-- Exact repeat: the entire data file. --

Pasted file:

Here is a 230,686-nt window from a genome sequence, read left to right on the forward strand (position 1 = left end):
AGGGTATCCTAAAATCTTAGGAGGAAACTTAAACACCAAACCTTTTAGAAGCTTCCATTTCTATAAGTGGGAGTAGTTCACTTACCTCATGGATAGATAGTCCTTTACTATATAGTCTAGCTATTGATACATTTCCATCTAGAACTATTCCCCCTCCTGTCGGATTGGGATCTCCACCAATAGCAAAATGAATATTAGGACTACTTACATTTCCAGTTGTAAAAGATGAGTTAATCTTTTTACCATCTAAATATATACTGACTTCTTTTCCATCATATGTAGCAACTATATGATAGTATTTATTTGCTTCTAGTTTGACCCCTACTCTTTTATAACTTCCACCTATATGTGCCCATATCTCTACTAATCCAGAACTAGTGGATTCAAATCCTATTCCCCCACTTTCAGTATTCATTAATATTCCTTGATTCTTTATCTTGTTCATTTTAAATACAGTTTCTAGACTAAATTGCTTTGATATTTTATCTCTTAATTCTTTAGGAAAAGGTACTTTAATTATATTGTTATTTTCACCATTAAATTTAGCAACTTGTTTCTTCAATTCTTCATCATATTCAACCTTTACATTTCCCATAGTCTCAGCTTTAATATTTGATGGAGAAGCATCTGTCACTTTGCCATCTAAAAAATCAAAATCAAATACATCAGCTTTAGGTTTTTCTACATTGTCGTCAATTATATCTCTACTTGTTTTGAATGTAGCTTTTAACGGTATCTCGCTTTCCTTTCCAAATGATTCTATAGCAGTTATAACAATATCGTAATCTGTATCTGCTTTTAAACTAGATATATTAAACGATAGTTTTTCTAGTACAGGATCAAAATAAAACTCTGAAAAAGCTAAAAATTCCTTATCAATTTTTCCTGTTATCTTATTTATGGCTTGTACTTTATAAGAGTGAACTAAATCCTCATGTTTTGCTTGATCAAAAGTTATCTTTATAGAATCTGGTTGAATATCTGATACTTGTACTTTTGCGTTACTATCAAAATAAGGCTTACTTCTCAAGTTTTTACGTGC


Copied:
Here is a 230,686-nt window from a genome sequence, read left to right on the forward strand (position 1 = left end):
AGGGTATCCTAAAATCTTAGGAGGAAACTTAAACACCAAACCTTTTAGAAGCTTCCATTTCTATAAGTGGGAGTAGTTCACTTACCTCATGGATAGATAGTCCTTTACTATATAGTCTAGCTATTGATACATTTCCATCTAGAACTATTCCCCCTCCTGTCGGATTGGGATCTCCACCAATAGCAAAATGAATATTAGGACTACTTACATTTCCAGTTGTAAAAGATGAGTTAATCTTTTTACCATCTAAATATATACTGACTTCTTTTCCATCATATGTAGCAACTATATGATAGTATTTATTTGCTTCTAGTTTGACCCCTACTCTTTTATAACTTCCACCTATATGTGCCCATATCTCTACTAATCCAGAACTAGTGGATTCAAATCCTATTCCCCCACTTTCAGTATTCATTAATATTCCTTGATTCTTTATCTTGTTCATTTTAAATACAGTTTCTAGACTAAATTGCTTTGATATTTTATCTCTTAATTCTTTAGGAAAAGGTACTTTAATTATATTGTTATTTTCACCATTAAATTTAGCAACTTGTTTCTTCAATTCTTCATCATATTCAACCTTTACATTTCCCATAGTCTCAGCTTTAATATTTGATGGAGAAGCATCTGTCACTTTGCCATCTAAAAAATCAAAATCAAATACATCAGCTTTAGGTTTTTCTACATTGTCGTCAATTATATCTCTACTTGTTTTGAATGTAGCTTTTAACGGTATCTCGCTTTCCTTTCCAAATGATTCTATAGCAGTTATAACAATATCGTAATCTGTATCTGCTTTTAAACTAGATATATTAAACGATAGTTTTTCTAGTACAGGATCAAAATAAAACTCTGAAAAAGCTAAAAATTCCTTATCAATTTTTCCTGTTATCTTATTTATGGCTTGTACTTTATAAGAGTGAACTAAATCCTCATGTTTTGCTTGATCAAAAGTTATCTTTATAGAATCTGGTTGAATATCTGATACTTGTACTTTTGCGTTACTATCAAAATAAGGCTTACTTCTCAAGTTTTTACGTGC